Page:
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Conaway, Murphy, Vainieri Huttle & Benson on Legislation Banning Vape Flavors & Coupons for Vaping Products

In an effort to reduce the growing number of minors using electronic smoking devices, including 25% of high schoolers, four Assembly Democrats have sponsored legislation to ban the sale of flavored vaping products and the use of coupons to purchase tobacco and vapor products in New Jersey. Upon the bills passing the full Assembly and Senate Monday by a vote of 53-11-8 and 22-15 (3178/S-3265), and 52-13-7 and 25-11 (A-3181/S-1647) respectively, the sponsors released the following statements:

“Our state cannot and will not ignore the widespread use of these harmful nicotine products among adolescents,” said Assemblyman Herb Conaway (D-Burlington). “Flavored products are designed to attract young people, which is one of the reasons why most traditional cigarette flavors were banned a decade ago.”

“Getting flavored vaping products off the market will protect our youth. If we don’t, we will have another generation of young people addicted to nicotine when we were so close to reducing widespread dependency on this chemical.”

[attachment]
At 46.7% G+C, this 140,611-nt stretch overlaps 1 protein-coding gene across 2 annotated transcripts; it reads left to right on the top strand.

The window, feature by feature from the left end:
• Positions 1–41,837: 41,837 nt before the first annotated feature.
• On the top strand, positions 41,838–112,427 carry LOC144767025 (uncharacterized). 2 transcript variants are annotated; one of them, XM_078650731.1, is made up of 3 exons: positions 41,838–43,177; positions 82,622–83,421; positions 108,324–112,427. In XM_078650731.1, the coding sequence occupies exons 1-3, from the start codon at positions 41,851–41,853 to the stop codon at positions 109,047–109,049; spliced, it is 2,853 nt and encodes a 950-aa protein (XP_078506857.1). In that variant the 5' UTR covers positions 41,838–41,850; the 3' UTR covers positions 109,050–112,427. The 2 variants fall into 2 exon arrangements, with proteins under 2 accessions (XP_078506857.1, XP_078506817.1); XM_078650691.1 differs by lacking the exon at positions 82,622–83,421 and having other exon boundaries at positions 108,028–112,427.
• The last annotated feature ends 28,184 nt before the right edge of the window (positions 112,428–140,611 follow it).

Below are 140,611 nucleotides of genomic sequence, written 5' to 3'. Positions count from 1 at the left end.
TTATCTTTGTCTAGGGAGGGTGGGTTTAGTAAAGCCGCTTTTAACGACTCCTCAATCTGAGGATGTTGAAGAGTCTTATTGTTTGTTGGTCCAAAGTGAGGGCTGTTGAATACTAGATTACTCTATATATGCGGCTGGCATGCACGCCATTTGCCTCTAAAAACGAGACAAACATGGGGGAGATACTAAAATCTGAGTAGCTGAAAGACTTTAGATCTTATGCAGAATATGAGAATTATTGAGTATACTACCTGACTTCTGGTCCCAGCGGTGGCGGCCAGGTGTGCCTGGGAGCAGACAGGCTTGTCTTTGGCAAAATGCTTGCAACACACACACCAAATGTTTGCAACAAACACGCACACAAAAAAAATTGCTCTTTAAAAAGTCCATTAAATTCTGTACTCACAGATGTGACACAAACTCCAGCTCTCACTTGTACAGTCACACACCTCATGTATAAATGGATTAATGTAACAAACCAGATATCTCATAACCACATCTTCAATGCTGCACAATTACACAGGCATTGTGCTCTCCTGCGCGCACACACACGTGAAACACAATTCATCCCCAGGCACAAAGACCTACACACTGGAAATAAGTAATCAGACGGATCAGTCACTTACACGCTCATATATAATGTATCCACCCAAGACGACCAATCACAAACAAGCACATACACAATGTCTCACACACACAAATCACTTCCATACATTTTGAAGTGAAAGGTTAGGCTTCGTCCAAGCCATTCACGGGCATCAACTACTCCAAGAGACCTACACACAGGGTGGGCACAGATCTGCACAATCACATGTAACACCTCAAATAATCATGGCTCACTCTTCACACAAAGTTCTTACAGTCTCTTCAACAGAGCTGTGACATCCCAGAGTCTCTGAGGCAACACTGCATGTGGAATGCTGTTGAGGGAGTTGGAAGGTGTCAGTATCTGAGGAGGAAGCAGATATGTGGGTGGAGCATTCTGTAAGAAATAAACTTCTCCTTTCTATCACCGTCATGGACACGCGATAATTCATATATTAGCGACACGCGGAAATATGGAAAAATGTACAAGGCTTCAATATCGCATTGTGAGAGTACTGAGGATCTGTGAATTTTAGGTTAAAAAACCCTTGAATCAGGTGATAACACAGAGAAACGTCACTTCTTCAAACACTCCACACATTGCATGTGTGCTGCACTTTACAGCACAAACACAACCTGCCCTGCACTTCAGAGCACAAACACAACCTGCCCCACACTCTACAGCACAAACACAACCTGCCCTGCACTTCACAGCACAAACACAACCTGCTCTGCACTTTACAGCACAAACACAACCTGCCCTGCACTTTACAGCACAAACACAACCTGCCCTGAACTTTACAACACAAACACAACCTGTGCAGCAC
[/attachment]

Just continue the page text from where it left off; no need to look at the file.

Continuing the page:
“The nicotine in e-cigarettes is just as harmful as that of traditional cigarettes, yet many people may not realize just how detrimental nicotine really is for anyone under the age of 25,” said Assemblywoman Carol Murphy (D-Burlington). “Nicotine can expose developing brains to negative effects such as addiction, mood disorders and lower impulse control.”

“Many teens are even worried about the damage vaping can do to their health but are too addicted to stop. It’s our responsibility to help them by doing everything in our power to limit the appeal of – and access to – these products going forward.”

Study after study has shown that flavors such as cotton candy and mango not only draw teens in, but keep them coming back when it comes to electronic cigarettes,” said Assemblywoman Valerie Vainieri Huttle (D-Bergen). Mint is especially popular since the menthol helps ease new users into vaping by cooling their throat and reducing any harshness they would normally feel when inhaling the nicotine.”

“We know what needs to be done to help keep kids safe and that’s what we’re doing with this legislation.”

“By banning the use of these methods of price reduction and therefore making them more difficult for young people to purchase, we can help limit the appeal and accessibility of vaping products in order to protect them,” said Assemblyman Daniel Benson (D-Mercer, Middlesex). “We’ve seen coupons proliferate the use of cigarettes in the past. We do not want to see them encourage more children to vape.”